Sadness is useful. Depression is not.
Sadness is useful. Depression is not.

Sadness is useful. Depression is not.

Learn to spot the difference so you can embrace sad moods but seek help if they turn into depression.

In our race to “hack” happiness and achieve Insta-worthy levels of joy and fulfillment, we sometimes forget the virtues of sadness. Conversely, we often downplay the negative consequences of depression.

TL;DR – it’s good and healthy to feel sad sometimes but depression is harmful and requires treatment. Read on to learn the difference.

Illustration of person feeling sadness or depression
Illustration by Joseph Moore
What is sadness?

Sadness is a healthy response to disappointment and loss. It’s an alert that says, “Hey, this is important! We need you to do something here.” It highlights the things that really matter to you such as your values, goals, capacity to love and connection to other people.

In some cases, feelings of sadness illuminate the fact that a relationship, job or other situation isn’t working. It’s often scary to make big changes, but sadness can motivate you to face your fear and guide you toward more satisfying choices.

While sadness may seem passive, evidence suggests that characteristic behaviors of sadness like rumination and social withdrawal actually help people rebuild their goals and beliefs when they lose something meaningful [1]. These behaviors may also give people space to process complicated or intense emotions.

How to process feelings of sadness

Many of us feel uncomfortable with sadness. We might try to push it down or distract ourselves from it. However, this doesn’t make it go away. As the saying goes, the only way out is through.

Sit with compassion and patience as you work through your feelings. Allow yourself to feel sad. Don’t struggle against it or try to pretend it isn’t there. You might find that journaling about your feelings or talking aloud helps you move through them more quickly.

Ask yourself:

  • What am I feeling?
  • Where do I feel it in my body?
  • What prompted me to feel this way? Did someone say or do something that triggered it?
  • If something happened, what does it mean to me or about me?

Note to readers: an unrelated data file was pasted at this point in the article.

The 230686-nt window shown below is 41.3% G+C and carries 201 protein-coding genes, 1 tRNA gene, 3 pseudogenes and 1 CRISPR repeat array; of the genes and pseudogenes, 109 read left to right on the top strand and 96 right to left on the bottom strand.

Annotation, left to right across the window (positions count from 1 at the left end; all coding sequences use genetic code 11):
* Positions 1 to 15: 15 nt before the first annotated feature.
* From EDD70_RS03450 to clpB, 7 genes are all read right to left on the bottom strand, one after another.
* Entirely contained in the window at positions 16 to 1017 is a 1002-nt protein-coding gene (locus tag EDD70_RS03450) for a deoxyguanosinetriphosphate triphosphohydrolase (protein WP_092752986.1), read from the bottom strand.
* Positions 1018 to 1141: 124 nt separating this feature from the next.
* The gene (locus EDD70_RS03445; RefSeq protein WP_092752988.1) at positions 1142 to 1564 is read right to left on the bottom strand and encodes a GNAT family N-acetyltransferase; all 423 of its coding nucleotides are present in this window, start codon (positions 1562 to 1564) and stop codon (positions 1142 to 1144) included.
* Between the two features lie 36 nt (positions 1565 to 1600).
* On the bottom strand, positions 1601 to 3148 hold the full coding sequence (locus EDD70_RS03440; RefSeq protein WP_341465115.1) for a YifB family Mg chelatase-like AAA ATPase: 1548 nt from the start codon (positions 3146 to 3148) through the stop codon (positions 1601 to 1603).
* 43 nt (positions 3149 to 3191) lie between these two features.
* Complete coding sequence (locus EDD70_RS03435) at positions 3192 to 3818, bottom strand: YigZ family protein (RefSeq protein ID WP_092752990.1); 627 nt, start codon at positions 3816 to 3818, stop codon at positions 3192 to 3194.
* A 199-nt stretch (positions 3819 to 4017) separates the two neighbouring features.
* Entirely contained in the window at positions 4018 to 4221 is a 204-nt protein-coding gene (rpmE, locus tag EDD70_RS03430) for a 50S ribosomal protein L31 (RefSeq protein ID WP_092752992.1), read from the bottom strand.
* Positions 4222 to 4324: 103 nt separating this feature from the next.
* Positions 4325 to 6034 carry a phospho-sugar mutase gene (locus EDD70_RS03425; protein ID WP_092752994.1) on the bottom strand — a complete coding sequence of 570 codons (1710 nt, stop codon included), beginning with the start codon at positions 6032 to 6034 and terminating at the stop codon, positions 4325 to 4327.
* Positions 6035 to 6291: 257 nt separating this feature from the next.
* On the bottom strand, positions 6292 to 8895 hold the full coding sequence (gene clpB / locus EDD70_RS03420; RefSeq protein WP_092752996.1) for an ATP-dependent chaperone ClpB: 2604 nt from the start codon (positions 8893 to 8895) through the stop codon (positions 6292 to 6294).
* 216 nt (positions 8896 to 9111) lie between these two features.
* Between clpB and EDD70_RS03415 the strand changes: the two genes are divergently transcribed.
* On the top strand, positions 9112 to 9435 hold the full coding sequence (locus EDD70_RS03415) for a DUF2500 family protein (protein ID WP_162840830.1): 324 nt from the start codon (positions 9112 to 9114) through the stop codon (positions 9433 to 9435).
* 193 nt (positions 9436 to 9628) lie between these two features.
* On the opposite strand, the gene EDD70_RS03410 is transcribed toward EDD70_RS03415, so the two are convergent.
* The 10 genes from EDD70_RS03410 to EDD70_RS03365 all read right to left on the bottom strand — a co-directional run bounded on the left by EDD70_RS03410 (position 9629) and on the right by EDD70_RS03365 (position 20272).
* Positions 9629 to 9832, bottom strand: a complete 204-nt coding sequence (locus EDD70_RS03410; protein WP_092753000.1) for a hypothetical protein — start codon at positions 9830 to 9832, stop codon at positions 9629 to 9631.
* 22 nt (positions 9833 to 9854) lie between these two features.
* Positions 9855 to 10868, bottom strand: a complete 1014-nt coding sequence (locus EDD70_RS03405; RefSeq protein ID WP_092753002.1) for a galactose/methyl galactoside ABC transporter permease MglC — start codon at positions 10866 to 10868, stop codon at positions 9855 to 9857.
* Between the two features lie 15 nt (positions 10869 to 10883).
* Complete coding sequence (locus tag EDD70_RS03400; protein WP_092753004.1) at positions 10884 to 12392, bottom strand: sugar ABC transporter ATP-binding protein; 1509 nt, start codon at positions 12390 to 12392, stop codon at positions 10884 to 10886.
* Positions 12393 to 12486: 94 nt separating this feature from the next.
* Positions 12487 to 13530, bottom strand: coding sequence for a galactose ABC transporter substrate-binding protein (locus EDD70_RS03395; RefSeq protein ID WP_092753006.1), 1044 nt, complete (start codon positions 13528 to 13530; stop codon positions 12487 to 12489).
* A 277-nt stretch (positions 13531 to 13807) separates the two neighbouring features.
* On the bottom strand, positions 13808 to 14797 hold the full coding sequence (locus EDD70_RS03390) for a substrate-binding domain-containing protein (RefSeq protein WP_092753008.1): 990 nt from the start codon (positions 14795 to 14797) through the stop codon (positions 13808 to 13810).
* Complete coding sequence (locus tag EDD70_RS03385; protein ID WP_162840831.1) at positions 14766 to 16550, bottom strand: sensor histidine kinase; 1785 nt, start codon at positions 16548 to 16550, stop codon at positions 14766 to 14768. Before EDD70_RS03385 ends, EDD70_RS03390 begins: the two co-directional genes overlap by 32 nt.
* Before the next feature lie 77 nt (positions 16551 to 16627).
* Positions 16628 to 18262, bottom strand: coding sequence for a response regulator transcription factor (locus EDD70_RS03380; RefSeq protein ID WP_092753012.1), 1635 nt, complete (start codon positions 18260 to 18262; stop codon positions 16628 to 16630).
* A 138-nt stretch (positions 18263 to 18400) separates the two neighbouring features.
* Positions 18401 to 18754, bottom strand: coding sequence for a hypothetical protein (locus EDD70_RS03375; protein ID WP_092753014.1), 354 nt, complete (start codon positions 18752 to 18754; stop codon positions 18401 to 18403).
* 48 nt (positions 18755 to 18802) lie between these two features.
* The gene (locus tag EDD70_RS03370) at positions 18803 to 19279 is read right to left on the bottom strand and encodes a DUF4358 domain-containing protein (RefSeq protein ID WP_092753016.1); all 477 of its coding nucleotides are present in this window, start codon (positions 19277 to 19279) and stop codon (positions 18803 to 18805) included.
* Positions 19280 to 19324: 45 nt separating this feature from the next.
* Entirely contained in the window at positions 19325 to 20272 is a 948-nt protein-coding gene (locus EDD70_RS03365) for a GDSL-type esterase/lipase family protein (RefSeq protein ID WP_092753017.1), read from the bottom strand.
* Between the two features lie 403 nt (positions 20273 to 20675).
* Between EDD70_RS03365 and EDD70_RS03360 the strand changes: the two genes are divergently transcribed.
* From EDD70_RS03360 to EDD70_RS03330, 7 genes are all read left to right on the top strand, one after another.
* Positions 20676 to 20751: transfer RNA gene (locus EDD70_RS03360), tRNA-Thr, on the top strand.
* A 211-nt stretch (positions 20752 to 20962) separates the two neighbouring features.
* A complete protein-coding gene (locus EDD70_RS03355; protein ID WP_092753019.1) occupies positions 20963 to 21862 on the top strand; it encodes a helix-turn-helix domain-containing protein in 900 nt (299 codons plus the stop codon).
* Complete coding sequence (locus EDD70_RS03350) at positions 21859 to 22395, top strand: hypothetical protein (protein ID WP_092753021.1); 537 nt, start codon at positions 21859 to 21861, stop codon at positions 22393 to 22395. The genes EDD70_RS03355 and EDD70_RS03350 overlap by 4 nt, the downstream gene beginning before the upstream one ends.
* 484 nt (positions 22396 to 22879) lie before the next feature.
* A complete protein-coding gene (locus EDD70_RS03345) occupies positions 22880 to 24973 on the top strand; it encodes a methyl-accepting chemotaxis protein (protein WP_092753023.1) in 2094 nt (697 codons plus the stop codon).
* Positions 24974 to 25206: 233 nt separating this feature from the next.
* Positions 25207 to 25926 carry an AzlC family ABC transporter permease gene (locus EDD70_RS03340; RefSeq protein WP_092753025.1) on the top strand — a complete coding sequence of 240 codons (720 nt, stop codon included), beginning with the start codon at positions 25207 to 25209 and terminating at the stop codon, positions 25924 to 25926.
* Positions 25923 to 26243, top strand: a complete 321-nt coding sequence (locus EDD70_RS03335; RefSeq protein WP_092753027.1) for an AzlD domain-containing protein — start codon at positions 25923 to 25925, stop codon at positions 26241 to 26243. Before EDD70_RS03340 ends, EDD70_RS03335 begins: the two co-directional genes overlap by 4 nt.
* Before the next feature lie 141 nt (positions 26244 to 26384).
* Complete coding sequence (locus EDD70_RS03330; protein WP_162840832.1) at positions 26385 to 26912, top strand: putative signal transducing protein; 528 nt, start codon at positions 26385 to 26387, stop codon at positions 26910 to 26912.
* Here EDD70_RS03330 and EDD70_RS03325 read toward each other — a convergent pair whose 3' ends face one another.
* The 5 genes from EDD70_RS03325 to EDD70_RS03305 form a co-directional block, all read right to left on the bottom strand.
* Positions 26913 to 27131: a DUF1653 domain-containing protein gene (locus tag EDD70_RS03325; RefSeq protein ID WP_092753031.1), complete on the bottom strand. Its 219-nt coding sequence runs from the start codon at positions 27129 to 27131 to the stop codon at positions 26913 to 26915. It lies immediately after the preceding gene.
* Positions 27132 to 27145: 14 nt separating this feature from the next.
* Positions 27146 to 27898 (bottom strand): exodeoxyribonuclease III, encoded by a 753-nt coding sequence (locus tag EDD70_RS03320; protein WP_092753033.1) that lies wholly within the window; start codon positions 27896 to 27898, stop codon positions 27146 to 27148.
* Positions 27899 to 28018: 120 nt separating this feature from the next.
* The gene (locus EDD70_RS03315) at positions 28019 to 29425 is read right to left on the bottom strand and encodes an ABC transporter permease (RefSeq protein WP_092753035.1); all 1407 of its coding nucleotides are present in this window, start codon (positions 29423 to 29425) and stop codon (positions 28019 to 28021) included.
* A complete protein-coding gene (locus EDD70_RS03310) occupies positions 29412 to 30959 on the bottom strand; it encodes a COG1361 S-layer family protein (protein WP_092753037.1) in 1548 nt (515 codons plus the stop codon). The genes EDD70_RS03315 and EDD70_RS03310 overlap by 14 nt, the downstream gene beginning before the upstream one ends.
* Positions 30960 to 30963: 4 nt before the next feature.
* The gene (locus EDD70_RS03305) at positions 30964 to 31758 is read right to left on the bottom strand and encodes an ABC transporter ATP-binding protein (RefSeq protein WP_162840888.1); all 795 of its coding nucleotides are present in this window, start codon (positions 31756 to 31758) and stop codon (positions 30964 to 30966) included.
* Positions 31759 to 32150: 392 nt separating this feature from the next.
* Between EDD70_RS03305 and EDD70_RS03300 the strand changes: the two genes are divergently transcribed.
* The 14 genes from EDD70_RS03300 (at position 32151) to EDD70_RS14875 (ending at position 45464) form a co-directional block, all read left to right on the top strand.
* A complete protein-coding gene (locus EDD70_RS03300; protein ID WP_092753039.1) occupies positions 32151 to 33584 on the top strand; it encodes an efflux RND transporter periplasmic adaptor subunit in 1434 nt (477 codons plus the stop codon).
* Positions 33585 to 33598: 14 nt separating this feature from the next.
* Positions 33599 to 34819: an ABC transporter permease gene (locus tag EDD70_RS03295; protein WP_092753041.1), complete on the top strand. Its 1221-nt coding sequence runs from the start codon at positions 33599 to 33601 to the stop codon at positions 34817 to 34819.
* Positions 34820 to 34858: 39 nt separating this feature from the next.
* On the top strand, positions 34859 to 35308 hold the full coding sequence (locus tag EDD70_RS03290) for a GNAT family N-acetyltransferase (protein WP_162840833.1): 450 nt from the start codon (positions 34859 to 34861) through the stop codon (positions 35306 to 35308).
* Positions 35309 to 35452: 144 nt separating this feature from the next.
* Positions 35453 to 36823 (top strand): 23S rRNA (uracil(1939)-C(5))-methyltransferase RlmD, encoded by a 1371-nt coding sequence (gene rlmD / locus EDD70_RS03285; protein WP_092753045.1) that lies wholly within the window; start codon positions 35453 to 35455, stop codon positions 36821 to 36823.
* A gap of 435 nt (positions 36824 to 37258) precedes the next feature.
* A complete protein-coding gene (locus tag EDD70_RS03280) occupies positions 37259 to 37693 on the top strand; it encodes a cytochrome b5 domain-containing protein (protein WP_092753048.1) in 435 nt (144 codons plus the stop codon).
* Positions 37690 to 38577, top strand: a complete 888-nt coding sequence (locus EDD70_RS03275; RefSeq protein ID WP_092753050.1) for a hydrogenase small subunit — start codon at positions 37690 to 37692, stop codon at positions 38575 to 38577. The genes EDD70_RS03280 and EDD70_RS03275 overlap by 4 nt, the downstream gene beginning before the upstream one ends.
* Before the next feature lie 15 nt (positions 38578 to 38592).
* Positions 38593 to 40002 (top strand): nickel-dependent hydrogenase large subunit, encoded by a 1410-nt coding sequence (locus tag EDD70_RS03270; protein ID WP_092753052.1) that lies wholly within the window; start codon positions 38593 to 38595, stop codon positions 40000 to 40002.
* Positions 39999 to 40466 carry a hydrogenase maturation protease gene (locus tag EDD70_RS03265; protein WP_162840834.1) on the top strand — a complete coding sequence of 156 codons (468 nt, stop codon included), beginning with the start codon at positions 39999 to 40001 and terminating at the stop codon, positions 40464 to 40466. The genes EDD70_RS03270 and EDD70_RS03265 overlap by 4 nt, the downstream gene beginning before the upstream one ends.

• What do I need right now?

When you feel ready to take a break or move on, you might take a walk, call a friend, watch a movie or engage in some other pleasant activity to give your mind a rest.

What’s the difference between sadness and depression?

Sadness fades with time and doesn’t significantly interfere with your ability to work or take care of yourself. Clinical depression, on the other hand, is a serious condition that lasts for two weeks or longer, involves numerous symptoms, and significantly affects your daily functioning. If you’re depressed, you may:

  • Struggle to care for yourself or others
  • Have trouble getting to work or taking care of your responsibilities
  • Withdraw from friends or loved ones
  • Feel sad, down or in a bad mood most of the time
  • Feel uninterested in favorite activities or feel unmotivated, bored, or like you’re just “going through the motions”
  • Experience appetite or weight changes
  • Sleep too little or too much 
  • Fidget, pace or seem very slowed down (as if in slow motion) 
  • Have low energy or fatigue 
  • Have body aches, weakness, and other physical symptoms* 
  • Feel worthless or excessively guilty, focus on past failures 
  • Have trouble concentrating or making simple decisions, forgetful 
  • Have thoughts of death or suicide
Next Steps

Unlike sadness, clinical depression is unlikely to go away on its own and often requires treatment. Untreated depression damages the things that matter most: relationships, quality of life, productivity, and physical health.

If you suspect that you or someone you love struggles with symptoms of depression, call your doctor or contact Athena Care, for mental health care in Tennessee.

One of our Care Coordinators will help you get the care you need.

Photo of Rachel Swan
Rachel Swan, MS

Rachel has a Masters of Science in Clinical Psychology from Vanderbilt University, where she spent 16 years as a Research Analyst in the Psychology and Human Development Department.